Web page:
Is Being Vulnerable a Good Thing?

Dropping the Act: Who's Behind the Mask?

Got masks? Join the masquerade! We all do! We put on our metaphorical masks when we are in situations where we feel uncomfortable and insecure. As safe and cozy as those masks might be in the moment, the problem with putting them on is they prevent us from living in our most powerful place — our vulnerability!

Vulnerability is that paradoxical cross section of significant discomfort and tremendous emotional availability, and it is the only place where real connection can occur. When we take off our masks, we make ourselves available to the most important part of communication: The Human Connection®. When we connect, solutions emerge, visions take flight, and greatness happens. So, if you want to win more work, watch your projects soar, and go beyond what you thought possible, dare to get vulnerable. Here’s how:

Step One. Identify Your Masks
What are the little tricks you do or use to feel more “comfortable” and “safe” when you’re communicating with your team or clients? Do you pace back and forth while you speak, adding hundreds of steps to your daily Fitbit® goals? Fold your arms as if you’re a New York City bouncer at a hip nightclub? Maybe you gaze off above the heads of your listeners as if you’re waxing poetic on a moonlit night? Those are a few examples, but make an honest self-assessment of which masks you’re hiding behind. Perhaps jot down a list of your biggies. Thinking objectively about our masks makes it easier to take them off.

Step Two. Take it One Mask at a Time
If you know that you pace AND you fold your arms AND you gaze above your listeners, don’t try to remedy all three at once. Pick one. Let’s say you’re pacing. Spend some time focused on just planting your feet while you speak. Once you feel like you’ve nailed that down, take care of those folded arms. Before you know it, you’ll be maskless!

Step Three. Keep Your Masks Off!
The more you practice, the easier it will become. That’s great news! And, when you keep dropping your masks, what remains is the pure gold — you!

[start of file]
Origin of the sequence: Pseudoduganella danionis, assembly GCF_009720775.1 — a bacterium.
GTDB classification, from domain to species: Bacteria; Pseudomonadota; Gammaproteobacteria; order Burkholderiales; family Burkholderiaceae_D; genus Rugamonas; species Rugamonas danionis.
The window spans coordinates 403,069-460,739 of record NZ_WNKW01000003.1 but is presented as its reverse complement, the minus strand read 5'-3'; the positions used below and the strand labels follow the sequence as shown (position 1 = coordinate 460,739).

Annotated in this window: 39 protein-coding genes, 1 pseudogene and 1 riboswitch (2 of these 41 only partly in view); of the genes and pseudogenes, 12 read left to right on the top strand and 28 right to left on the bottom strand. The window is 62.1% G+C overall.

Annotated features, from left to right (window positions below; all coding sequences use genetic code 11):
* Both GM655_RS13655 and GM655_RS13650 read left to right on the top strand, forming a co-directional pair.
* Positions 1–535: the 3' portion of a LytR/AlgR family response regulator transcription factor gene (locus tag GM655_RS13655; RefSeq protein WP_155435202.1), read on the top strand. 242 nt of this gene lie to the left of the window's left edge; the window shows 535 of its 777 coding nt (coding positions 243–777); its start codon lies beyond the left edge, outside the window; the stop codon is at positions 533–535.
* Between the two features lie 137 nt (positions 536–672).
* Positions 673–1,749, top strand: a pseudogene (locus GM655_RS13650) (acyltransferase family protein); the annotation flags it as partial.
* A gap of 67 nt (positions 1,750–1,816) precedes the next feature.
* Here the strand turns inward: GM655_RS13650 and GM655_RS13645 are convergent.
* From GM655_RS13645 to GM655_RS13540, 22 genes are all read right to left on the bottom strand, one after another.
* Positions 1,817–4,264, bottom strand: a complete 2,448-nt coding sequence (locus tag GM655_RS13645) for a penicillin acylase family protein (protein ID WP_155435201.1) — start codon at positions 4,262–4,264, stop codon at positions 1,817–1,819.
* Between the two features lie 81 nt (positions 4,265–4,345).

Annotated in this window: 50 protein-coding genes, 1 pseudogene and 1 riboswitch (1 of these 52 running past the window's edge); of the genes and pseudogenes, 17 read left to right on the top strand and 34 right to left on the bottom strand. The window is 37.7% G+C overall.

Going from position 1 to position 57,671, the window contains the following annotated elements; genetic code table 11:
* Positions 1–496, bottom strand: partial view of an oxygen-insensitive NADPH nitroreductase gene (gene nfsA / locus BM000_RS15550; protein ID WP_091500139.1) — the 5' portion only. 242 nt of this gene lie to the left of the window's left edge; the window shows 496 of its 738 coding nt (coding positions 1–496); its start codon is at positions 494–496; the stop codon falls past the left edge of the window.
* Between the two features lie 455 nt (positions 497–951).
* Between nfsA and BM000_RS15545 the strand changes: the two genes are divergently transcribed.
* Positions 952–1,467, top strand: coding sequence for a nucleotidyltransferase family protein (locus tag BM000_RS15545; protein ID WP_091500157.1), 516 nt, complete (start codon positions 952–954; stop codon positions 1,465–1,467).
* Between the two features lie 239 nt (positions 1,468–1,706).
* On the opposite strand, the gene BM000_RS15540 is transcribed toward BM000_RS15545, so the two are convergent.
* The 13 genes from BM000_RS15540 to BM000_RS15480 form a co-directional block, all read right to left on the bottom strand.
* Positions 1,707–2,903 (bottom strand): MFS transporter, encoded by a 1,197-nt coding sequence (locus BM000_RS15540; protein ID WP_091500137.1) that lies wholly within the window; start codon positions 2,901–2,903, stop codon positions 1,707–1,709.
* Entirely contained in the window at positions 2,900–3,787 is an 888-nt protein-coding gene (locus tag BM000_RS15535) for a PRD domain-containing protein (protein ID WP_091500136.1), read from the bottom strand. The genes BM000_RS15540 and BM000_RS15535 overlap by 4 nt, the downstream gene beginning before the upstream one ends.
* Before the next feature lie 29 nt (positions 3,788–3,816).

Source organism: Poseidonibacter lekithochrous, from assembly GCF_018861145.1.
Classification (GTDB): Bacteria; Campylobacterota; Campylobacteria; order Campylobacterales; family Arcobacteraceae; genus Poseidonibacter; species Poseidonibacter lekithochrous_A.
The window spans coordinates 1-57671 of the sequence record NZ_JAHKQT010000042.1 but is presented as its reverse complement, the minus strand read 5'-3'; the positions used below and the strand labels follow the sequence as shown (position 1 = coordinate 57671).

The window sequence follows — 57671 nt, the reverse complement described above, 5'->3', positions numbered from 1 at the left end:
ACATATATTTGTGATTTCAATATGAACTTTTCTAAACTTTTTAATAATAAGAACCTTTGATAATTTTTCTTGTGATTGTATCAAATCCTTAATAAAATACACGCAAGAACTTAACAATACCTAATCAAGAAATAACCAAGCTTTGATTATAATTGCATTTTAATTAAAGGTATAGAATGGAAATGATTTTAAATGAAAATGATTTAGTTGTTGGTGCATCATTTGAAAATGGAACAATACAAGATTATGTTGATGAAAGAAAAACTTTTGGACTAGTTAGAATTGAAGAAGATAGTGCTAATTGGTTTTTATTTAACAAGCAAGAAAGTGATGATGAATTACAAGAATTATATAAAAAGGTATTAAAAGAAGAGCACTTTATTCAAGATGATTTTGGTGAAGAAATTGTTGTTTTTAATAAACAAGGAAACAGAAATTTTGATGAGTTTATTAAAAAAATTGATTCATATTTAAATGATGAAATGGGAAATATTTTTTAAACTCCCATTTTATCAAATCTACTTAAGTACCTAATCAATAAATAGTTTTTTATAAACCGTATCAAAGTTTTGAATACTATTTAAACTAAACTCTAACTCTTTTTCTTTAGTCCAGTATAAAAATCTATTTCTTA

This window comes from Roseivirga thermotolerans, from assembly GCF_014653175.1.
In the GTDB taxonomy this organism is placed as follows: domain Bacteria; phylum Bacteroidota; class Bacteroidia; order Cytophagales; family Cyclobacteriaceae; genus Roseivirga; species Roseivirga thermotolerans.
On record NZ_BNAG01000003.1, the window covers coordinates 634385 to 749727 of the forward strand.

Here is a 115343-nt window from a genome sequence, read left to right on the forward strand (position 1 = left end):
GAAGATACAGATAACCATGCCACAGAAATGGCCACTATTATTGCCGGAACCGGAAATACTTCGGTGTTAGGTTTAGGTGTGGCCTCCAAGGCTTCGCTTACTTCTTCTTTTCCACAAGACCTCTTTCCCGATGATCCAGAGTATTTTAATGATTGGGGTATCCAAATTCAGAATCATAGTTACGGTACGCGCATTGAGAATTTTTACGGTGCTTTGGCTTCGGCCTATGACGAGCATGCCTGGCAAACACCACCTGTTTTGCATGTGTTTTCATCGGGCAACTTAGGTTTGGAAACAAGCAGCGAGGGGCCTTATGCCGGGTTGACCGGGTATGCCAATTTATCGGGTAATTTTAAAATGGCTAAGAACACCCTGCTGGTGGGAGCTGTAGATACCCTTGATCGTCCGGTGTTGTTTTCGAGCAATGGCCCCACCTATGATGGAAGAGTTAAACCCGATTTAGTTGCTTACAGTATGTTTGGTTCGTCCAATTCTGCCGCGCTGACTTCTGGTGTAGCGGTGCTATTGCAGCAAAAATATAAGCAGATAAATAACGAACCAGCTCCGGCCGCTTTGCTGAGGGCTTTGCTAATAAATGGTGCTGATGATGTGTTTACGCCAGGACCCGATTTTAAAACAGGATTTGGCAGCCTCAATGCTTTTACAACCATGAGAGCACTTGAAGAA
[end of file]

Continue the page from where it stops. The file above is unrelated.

Communicating from a place of vulnerability will be your greatest asset, because when you open yourself up, you also let other people in. That’s how we connect. So, trust yourself, take off your masks, and step into the place of powerful vulnerability where you can make a true human connection!

— Joe, Graceworks Cleveland

P.S. From team Graceworks: Woo-hoo! We just opened a Cleveland office, and if you haven’t met Joe yet, meet Joe!

Tales from the Field

Tales from the Field

I recently gave a keynote lecture at an AIA event in Albany for 200 people where I discussed findings from my latest book. I got there early and we tested the equipment, including two massive projection screens on either side of the stage. I started off the session warming everyone up with a little dancing and music; everything was going just as planned. Then, I noticed, about two or three slides into my presentation, that the images started blinking in and out. It was very distracting, and I realized after a few minutes that there was no going back; the blinking was just going to be there for the next hour. So, I fell back on my Graceworks training. I waved my arms in a big bold way and pointed to myself. I said, “Don’t worry about the slides; you’re not missing anything. All you need to pay attention to is right here.” I spent the rest of the presentation storytelling, engaging the audience, and using gestures and lots of humor to keep everyone’s attention.

At the end of the presentation, as I was signing books, I got a chance to ask many people in the audience how they thought the presentation went and if the slides blinking were distracting. They said they didn’t even notice, especially after I asked them to just pay attention to me. The truth was, that even for a bunch of architects, my content and stories were strong enough without slides.

The one comment they had that would improve my presentation? “More dancing again at the end!” Duly noted.

Leigh Stringer, LEED AP
Workplace Strategy, Principal
EYP

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